It was a wonderful day, and tho
whlta locks shona In tho tropical-
Chamberlain's Cough Remedy a Fav
orlts for Colds
'J. L. En b ley, Macon, III., in r.o nklng
of Chamborllan's Cough Kerned" nays,
'During tho pnst fifteen years ! has
ucen mv Bister's favorlto medi ine for
o'ds on tho lungs. I myself havo
ink' it it a number of times when suf
fering vlth a cold and It nlway.n re
lieved no promptly." adv.
Having received a commission 'n
sunlight with the gray ship sliding !bo MoiUail Peseno Corps of tho U.
through. Pennies went over llio sldOjS. Arm?, I desire all Uioso indebted
to tho llttlo girls nnd nogroos by tho ! to mo to raako arrongoment for settle
side of tho locks, nnd mngazlnos nnd 1 nent of tholr accounts on or before
matches and tobacco enmo back. April 12th, 1018.
Trip Through Canal 8hort. Sincerely,
It did not tnko long, that trip W. H. POLLARD, M. D.
THE OLD WHOLESALE PRICE
i.4, inch Rock Island
Sulkey Plow, $46.00
14 inch Case '
Sulkey Plow, $47.00
WHY WE ARE
AT WAR WITH
EPHRAIM DOUGLASS ADAMS
Executive Head, History Depart
ment Leland Stanford Junior University
"Tht osjtct of thlt war It to dcllvtr
fh fre people-of the world frot tht
menset and the actual powtr of i vatt
military tttablUhmtnt controlled toy an
Irrtipontlblt oovernmnt, which, having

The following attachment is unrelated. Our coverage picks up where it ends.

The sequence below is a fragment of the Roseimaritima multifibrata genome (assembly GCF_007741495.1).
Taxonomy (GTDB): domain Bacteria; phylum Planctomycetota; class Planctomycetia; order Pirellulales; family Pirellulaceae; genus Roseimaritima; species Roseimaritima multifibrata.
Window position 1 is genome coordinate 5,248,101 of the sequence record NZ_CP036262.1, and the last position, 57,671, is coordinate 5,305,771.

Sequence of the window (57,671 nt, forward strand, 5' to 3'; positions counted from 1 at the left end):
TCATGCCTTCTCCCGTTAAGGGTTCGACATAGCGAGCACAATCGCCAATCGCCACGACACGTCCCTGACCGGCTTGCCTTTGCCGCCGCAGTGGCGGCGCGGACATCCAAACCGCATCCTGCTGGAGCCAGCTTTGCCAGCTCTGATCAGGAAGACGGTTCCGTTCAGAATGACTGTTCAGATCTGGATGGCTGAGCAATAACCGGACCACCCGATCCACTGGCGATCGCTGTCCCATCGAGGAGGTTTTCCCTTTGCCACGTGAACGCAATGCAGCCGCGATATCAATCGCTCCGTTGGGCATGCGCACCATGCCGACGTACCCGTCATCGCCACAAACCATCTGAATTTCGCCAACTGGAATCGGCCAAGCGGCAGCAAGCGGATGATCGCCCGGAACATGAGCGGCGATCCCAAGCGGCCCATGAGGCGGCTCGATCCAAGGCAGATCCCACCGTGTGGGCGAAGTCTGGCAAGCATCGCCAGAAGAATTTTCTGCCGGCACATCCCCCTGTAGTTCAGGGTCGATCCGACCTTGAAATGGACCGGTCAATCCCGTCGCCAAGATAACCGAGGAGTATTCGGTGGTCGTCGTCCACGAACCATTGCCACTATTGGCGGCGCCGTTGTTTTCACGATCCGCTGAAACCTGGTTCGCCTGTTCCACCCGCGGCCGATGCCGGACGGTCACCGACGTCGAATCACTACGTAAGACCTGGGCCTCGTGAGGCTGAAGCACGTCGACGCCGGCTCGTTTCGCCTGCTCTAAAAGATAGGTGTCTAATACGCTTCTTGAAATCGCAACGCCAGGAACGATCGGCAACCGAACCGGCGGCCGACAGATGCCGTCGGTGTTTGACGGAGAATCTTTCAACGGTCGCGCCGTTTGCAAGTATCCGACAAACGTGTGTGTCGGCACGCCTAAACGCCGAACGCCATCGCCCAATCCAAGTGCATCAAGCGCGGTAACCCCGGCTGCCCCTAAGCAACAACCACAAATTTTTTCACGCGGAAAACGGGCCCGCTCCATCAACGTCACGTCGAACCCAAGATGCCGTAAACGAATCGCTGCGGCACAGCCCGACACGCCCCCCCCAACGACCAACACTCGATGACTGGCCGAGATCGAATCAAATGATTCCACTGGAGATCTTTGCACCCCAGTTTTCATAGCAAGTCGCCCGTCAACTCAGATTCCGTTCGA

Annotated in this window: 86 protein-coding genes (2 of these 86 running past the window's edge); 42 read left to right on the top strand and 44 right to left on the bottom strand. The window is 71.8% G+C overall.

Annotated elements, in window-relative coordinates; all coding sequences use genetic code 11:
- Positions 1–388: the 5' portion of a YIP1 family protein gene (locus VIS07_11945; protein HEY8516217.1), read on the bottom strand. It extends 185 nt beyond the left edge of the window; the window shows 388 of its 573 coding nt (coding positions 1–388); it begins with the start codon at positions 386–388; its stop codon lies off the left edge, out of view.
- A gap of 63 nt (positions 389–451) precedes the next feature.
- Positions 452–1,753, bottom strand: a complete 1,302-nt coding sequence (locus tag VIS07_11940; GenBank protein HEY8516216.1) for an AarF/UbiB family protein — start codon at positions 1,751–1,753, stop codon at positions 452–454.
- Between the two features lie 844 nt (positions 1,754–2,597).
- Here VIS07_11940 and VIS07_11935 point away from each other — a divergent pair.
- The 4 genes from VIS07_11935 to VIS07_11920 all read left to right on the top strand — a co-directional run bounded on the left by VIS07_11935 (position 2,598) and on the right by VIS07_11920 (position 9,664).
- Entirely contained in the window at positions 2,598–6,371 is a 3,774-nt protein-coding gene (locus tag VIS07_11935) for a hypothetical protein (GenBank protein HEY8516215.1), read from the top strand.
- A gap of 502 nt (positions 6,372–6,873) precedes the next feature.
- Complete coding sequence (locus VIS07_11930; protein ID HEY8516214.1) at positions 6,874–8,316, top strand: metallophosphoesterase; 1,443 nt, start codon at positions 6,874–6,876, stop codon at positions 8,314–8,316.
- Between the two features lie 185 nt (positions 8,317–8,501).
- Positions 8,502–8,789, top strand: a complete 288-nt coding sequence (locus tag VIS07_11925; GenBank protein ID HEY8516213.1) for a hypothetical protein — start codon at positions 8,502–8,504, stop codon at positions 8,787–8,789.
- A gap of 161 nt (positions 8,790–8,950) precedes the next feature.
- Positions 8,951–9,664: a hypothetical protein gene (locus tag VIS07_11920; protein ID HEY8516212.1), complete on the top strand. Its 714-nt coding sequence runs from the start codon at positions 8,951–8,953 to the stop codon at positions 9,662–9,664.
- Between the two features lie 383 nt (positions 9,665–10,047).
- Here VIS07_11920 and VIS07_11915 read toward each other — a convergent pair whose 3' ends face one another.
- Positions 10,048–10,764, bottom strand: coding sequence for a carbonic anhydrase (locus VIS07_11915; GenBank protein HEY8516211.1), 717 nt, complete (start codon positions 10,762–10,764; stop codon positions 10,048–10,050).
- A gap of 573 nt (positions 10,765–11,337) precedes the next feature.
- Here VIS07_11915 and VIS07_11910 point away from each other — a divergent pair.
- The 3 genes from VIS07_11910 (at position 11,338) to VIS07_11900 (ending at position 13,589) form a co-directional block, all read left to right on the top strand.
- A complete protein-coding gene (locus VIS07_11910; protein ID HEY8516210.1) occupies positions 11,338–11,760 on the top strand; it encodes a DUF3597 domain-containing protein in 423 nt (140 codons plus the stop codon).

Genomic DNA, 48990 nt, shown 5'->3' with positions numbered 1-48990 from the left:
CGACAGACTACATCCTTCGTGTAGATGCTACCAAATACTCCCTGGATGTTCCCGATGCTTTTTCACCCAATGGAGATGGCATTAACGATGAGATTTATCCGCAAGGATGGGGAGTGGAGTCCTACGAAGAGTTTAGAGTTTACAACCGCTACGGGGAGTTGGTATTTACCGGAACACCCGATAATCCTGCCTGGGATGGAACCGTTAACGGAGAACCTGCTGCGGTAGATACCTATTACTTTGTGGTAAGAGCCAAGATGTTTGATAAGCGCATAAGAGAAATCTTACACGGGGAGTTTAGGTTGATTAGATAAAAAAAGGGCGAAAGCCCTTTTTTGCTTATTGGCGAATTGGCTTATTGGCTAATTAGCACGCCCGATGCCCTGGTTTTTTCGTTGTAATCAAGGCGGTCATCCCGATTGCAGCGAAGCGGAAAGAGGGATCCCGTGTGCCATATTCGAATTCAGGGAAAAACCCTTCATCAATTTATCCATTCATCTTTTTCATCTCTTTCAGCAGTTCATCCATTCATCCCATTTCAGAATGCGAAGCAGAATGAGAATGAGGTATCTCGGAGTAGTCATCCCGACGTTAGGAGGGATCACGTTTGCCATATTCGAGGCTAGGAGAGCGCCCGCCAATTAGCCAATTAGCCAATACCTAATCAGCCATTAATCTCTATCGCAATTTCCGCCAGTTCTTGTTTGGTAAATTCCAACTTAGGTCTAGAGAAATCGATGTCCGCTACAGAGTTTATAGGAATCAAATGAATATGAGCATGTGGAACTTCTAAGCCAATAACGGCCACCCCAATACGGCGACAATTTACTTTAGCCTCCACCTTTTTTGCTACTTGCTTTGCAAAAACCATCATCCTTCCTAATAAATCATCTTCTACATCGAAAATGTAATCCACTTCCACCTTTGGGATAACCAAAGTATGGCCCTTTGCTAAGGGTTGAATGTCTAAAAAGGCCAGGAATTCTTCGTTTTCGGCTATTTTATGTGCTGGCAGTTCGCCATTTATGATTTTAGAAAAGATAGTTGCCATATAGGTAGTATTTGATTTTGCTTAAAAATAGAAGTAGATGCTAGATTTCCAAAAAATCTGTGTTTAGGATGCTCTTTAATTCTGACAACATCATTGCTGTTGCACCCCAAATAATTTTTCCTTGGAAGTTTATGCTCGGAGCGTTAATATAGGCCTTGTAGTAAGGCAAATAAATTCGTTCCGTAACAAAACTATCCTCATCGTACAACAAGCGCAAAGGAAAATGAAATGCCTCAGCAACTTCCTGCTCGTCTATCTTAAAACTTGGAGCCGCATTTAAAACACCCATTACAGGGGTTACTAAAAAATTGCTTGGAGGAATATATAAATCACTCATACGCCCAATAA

Hcretly planntd to domfnala tht world,
proceeded to carry out the plan without
regard either to the eacred obligations
ef treaty or the long-eetabllehed prac
tice! and long-chertthed principle! of In.
ternallonal action and honor) . , . This
rower le not the German people. It It
he ruthleee matter of the Oerman poo.
file. ... It le our bualnete to eea to
t that the hlttory of tht rett of tht
world It nt longer left to Ite handling."
rtldnt Wilton, Augurt 71,
THE OERMANS AS A CHOSEN
The foundation causo of this war is
Germany's firm belief that she alone
has the right to direct the progress of
the world and to exploit Its resources.
For the last thirty years the military
autocracy of Germany has seen to it
that this belief was taught In the
schools, and today that autocracy is
reaping the benefits of a blind obe
dience to its will. German political
writing of recent years Is full of the
Idea that the German people Is "God's
chosen peoplo, destined to Imposo Its
Kultur' upon all other peoples."
"Tho German soul is the world's
soul, God and Germany belong to one